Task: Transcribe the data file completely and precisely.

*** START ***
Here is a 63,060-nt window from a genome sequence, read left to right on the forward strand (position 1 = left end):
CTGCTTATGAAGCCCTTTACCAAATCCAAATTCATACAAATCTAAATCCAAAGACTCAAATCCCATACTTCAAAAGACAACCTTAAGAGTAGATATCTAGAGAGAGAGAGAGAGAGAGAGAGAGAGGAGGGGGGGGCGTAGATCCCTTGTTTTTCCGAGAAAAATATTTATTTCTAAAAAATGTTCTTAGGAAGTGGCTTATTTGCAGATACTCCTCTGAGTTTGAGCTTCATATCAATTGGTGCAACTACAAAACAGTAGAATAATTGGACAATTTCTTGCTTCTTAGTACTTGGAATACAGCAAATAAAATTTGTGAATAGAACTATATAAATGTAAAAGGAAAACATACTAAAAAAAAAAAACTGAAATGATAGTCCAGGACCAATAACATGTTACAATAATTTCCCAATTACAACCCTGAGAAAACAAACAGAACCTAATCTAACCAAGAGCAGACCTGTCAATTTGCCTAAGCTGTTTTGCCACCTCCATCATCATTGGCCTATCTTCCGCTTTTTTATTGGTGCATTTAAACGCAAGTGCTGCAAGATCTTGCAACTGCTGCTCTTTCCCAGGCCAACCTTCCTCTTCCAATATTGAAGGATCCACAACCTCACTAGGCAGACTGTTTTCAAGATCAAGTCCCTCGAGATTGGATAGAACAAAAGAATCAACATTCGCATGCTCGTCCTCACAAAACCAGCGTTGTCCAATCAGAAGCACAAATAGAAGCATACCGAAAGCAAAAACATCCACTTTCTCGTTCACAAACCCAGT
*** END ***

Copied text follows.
Here is a 63,060-nt window from a genome sequence, read left to right on the forward strand (position 1 = left end):
CTGCTTATGAAGCCCTTTACCAAATCCAAATTCATACAAATCTAAATCCAAAGACTCAAATCCCATACTTCAAAAGACAACCTTAAGAGTAGATATCTAGAGAGAGAGAGAGAGAGAGAGAGAGAGGAGGGGGGGGCGTAGATCCCTTGTTTTTCCGAGAAAAATATTTATTTCTAAAAAATGTTCTTAGGAAGTGGCTTATTTGCAGATACTCCTCTGAGTTTGAGCTTCATATCAATTGGTGCAACTACAAAACAGTAGAATAATTGGACAATTTCTTGCTTCTTAGTACTTGGAATACAGCAAATAAAATTTGTGAATAGAACTATATAAATGTAAAAGGAAAACATACTAAAAAAAAAAAACTGAAATGATAGTCCAGGACCAATAACATGTTACAATAATTTCCCAATTACAACCCTGAGAAAACAAACAGAACCTAATCTAACCAAGAGCAGACCTGTCAATTTGCCTAAGCTGTTTTGCCACCTCCATCATCATTGGCCTATCTTCCGCTTTTTTATTGGTGCATTTAAACGCAAGTGCTGCAAGATCTTGCAACTGCTGCTCTTTCCCAGGCCAACCTTCCTCTTCCAATATTGAAGGATCCACAACCTCACTAGGCAGACTGTTTTCAAGATCAAGTCCCTCGAGATTGGATAGAACAAAAGAATCAACATTCGCATGCTCGTCCTCACAAAACCAGCGTTGTCCAATCAGAAGCACAAATAGAAGCATACCGAAAGCAAAAACATCCACTTTCTCGTTCACAAACCCAGT